You never know what’s going on inside your computer. Sometimes, an application’s trying to get out, phone home, ‘snitch’ on you. Do you know which ones?
Mac OS X is relatively secure, though outsiders are always trying to find ways to break in.
Amazingly, even on Mac OS X, many of today’s major applications are trying to break OUT of your Mac; they “phone home” to link up with the publisher via your Internet connection.
Most of the time, you won’t even know that the application has connected to the publisher’s web site; perhaps sending important information—information you want to keep private. Applications “snitch” on you more than you know.
No more, thanks to a nifty little Mac application called Little Snitch.
One day I was working on a report on my laptop. Across the room I could see the wireless router and all sorts of activity (little green lights made blink blink). Normally, that wouldn’t bother me except I was NOT browsing at the time and my email application (Apple’s Mail) wasn’t even open. What was going on?
Who was using my Internet connection? It wasn’t me (at least, that’s what I thought at the time). Was it a neighbor connecting to my Airport link? Nope. I had password security in place to prevent that.
What was using the Airport Internet connection? Was it incoming out outgoing.
It turns out that it was, sorry to say, me. Except I wasn’t doing anything at the time. An application on my Mac was trying to get out. Actually, ‘trying’ is the wrong word. Succeeding.
With some investigation I found out that about half a dozen applications that I use regularly were “phone home” applications; from time to time they’d start an executable (curl or something else that resides quietly in Mac’s unix underpinnings), connect to the Internet and send/receive information.
Yikes. I didn’t authorize that, for sure.
A little digging around in OS X’s Activities Monitor pointed out a number of little applications in use; and some that could be identified by name.
A little more digging around at VersionTracker and I found a neat application that “snitches” on the applications that phone home. Little Snitch.
Little Snitch comes from Objective Development. It acts like a firewall. In reverse.
A firewall locks down most ports which let others communicate with your Mac and let’s your Mac communication with the rest of the world. Some ports have to be open or you’d never be able to browse or get email or upload files or connect to remote printer.
But a firewall usually prevents others from getting INTO your Mac from the outside. Little Snitch prevents applications already on your Mac from getting out, connecting to sites elsewhere.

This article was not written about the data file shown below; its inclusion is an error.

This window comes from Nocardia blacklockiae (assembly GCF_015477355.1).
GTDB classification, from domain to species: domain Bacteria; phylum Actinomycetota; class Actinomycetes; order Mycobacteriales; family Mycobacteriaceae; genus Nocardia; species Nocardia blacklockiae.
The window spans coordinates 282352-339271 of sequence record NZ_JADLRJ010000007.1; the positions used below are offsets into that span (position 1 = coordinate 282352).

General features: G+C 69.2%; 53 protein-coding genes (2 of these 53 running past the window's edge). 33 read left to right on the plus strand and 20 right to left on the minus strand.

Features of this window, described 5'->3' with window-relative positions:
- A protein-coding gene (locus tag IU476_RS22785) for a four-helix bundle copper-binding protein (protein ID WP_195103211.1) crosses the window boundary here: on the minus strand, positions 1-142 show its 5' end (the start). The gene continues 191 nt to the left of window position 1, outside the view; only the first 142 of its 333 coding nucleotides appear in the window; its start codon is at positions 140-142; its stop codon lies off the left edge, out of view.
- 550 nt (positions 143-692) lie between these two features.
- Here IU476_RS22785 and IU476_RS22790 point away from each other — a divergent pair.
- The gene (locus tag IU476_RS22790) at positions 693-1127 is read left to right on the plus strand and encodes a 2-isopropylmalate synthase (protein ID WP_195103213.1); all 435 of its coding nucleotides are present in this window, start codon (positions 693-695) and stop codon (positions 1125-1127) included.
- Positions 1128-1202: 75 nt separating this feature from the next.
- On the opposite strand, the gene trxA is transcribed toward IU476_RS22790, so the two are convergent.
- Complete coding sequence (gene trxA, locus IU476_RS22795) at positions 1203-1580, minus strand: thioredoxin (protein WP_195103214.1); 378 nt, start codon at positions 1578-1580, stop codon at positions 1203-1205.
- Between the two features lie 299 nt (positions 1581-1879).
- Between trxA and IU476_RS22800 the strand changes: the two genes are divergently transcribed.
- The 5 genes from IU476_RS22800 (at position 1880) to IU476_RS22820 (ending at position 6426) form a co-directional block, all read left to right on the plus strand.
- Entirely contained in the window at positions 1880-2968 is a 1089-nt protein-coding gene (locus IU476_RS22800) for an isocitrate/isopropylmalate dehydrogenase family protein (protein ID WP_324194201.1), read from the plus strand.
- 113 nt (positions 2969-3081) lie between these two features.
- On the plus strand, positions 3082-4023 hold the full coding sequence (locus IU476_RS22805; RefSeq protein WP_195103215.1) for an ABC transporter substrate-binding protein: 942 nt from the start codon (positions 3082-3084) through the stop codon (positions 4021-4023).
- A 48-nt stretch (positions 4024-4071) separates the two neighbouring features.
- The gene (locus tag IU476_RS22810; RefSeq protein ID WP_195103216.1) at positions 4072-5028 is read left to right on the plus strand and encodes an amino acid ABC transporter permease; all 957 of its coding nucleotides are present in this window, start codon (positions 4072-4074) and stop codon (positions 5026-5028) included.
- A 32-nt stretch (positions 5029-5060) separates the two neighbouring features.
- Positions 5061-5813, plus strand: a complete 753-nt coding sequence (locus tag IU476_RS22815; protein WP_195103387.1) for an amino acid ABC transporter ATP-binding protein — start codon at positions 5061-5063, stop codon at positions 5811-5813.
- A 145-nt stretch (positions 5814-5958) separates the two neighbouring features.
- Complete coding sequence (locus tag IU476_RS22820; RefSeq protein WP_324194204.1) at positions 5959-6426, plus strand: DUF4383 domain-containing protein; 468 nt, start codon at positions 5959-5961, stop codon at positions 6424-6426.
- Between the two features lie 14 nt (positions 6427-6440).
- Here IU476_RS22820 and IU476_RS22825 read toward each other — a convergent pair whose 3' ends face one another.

Many Mac applications connect through your internet connection to a host server and exchange information. Little Snitch installs as a System Preference pane. It stops almost all outgoing traffic by default; allowing browsing, email, and a couple of other ‘acceptable’ connections. Then, when an application on your Mac tries to ‘phone home,’ Little Snitch tells you with a pop up box.
Then you can allow the connection once, forever, or set other parameters. That’s nifty. You can also build in rules for various applications, too.
Is this a worthy addition to your Mac? Yep. Plus, you can try it first. You’ll be surprised at how many Mac applications love to connect to host servers elsewhere and send your information.
Remember, your Mac’s firewall is tough and tight and prevents others from getting into your Mac. It doesn’t stop applications on your Mac from getting out. Little Snitch does. Click Here for a closer look.
Worried about applications that ‘phone home?’ Me, too. I have a list of applications that are naugthy, not nice. There’s more on Page 2.
Continued from Page 1…
You’re surprised, right? You thought your Mac was ultra secure? No worms. No viruses. No pop-up ads. No trojan horses. No worries. Except for all those applications on your Mac that are going right through your firewall and connecting in the other direction.
Let me do this again.
What Little Snitch does is, well, uh, it’s a snitch for applications that use the Internet to send or receive information without you knowing about it.
You thought the Mac’s firewall woiuld protect you against such dastardly deeds? Yes and no. Yes, it protects quite well against “incoming” attempts to connect to your Mac.
No, there’s no protection whatsoever against “outgoing” attempts to connect your Mac to the Internet or another computer.
Little Snitch changes that.
Objective Development’s web site explains that Little Snitch is an “application supervisor”:
“You start an application that tells you that a new version is available. You suddenly realize that with every start this application connects to the developer’s server. Even statistics information about your computer may be sent this way. Little Snitch helps you avoid this situation.
Trojan horses – i.e. programs transmitting unconsciously data stored on your computer – can be detected by Little Snitch and prevented on the transmission of data.
On a more general basis, network connections to certain servers can be denied.”
Yes, or much more depending on what applications are on your Mac and what they’re doing. I found a dozen apps that phone home; some were simple checks to see if there’s an update to the application. Other attempts were to a central server to let someone (publisher? developer?) know that I’m using their application.
I paid for it. I use it. I do NOT want anyone to know. Little Snitch prevents that.
I like Little Snitch. Click Here to see why.